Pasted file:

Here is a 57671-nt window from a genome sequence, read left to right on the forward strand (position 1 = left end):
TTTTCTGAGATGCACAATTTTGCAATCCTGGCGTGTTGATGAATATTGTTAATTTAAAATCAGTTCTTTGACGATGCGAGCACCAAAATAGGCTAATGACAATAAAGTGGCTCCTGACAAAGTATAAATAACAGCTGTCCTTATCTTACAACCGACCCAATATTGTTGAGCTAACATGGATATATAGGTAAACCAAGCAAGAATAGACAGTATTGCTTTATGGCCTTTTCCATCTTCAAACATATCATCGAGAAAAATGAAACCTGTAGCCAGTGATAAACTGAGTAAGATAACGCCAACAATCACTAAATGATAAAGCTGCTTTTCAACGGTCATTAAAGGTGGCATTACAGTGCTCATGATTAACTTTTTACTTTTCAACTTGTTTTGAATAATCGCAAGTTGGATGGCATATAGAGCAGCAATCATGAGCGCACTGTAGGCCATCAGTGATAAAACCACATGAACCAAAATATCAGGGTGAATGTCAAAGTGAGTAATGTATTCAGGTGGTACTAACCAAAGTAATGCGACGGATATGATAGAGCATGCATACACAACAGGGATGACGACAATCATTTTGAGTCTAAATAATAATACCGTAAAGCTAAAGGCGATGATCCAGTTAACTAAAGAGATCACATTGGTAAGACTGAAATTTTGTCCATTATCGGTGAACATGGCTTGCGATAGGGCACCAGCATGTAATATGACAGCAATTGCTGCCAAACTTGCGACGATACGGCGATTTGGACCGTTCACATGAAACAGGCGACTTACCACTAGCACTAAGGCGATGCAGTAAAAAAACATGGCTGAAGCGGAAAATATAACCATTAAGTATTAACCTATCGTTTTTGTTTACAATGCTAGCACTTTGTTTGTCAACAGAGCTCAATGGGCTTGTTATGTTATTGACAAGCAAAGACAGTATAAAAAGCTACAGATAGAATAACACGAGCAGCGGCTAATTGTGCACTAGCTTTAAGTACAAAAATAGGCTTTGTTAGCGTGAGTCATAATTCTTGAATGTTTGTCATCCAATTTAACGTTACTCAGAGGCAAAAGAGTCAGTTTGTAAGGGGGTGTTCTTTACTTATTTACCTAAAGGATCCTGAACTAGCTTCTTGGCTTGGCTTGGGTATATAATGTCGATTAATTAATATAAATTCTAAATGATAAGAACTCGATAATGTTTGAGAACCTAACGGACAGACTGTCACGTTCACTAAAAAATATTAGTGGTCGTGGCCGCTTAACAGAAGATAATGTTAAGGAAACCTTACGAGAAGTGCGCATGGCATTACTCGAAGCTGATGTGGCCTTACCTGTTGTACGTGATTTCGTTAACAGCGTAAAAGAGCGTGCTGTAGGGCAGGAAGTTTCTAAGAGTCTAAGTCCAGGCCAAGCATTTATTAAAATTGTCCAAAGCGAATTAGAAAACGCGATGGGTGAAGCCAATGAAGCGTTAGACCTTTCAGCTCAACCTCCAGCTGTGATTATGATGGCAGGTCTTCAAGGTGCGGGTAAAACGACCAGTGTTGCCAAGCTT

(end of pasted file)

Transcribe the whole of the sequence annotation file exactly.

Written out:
Here is a 57671-nt window from a genome sequence, read left to right on the forward strand (position 1 = left end):
TTTTCTGAGATGCACAATTTTGCAATCCTGGCGTGTTGATGAATATTGTTAATTTAAAATCAGTTCTTTGACGATGCGAGCACCAAAATAGGCTAATGACAATAAAGTGGCTCCTGACAAAGTATAAATAACAGCTGTCCTTATCTTACAACCGACCCAATATTGTTGAGCTAACATGGATATATAGGTAAACCAAGCAAGAATAGACAGTATTGCTTTATGGCCTTTTCCATCTTCAAACATATCATCGAGAAAAATGAAACCTGTAGCCAGTGATAAACTGAGTAAGATAACGCCAACAATCACTAAATGATAAAGCTGCTTTTCAACGGTCATTAAAGGTGGCATTACAGTGCTCATGATTAACTTTTTACTTTTCAACTTGTTTTGAATAATCGCAAGTTGGATGGCATATAGAGCAGCAATCATGAGCGCACTGTAGGCCATCAGTGATAAAACCACATGAACCAAAATATCAGGGTGAATGTCAAAGTGAGTAATGTATTCAGGTGGTACTAACCAAAGTAATGCGACGGATATGATAGAGCATGCATACACAACAGGGATGACGACAATCATTTTGAGTCTAAATAATAATACCGTAAAGCTAAAGGCGATGATCCAGTTAACTAAAGAGATCACATTGGTAAGACTGAAATTTTGTCCATTATCGGTGAACATGGCTTGCGATAGGGCACCAGCATGTAATATGACAGCAATTGCTGCCAAACTTGCGACGATACGGCGATTTGGACCGTTCACATGAAACAGGCGACTTACCACTAGCACTAAGGCGATGCAGTAAAAAAACATGGCTGAAGCGGAAAATATAACCATTAAGTATTAACCTATCGTTTTTGTTTACAATGCTAGCACTTTGTTTGTCAACAGAGCTCAATGGGCTTGTTATGTTATTGACAAGCAAAGACAGTATAAAAAGCTACAGATAGAATAACACGAGCAGCGGCTAATTGTGCACTAGCTTTAAGTACAAAAATAGGCTTTGTTAGCGTGAGTCATAATTCTTGAATGTTTGTCATCCAATTTAACGTTACTCAGAGGCAAAAGAGTCAGTTTGTAAGGGGGTGTTCTTTACTTATTTACCTAAAGGATCCTGAACTAGCTTCTTGGCTTGGCTTGGGTATATAATGTCGATTAATTAATATAAATTCTAAATGATAAGAACTCGATAATGTTTGAGAACCTAACGGACAGACTGTCACGTTCACTAAAAAATATTAGTGGTCGTGGCCGCTTAACAGAAGATAATGTTAAGGAAACCTTACGAGAAGTGCGCATGGCATTACTCGAAGCTGATGTGGCCTTACCTGTTGTACGTGATTTCGTTAACAGCGTAAAAGAGCGTGCTGTAGGGCAGGAAGTTTCTAAGAGTCTAAGTCCAGGCCAAGCATTTATTAAAATTGTCCAAAGCGAATTAGAAAACGCGATGGGTGAAGCCAATGAAGCGTTAGACCTTTCAGCTCAACCTCCAGCTGTGATTATGATGGCAGGTCTTCAAGGTGCGGGTAAAACGACCAGTGTTGCCAAGCTT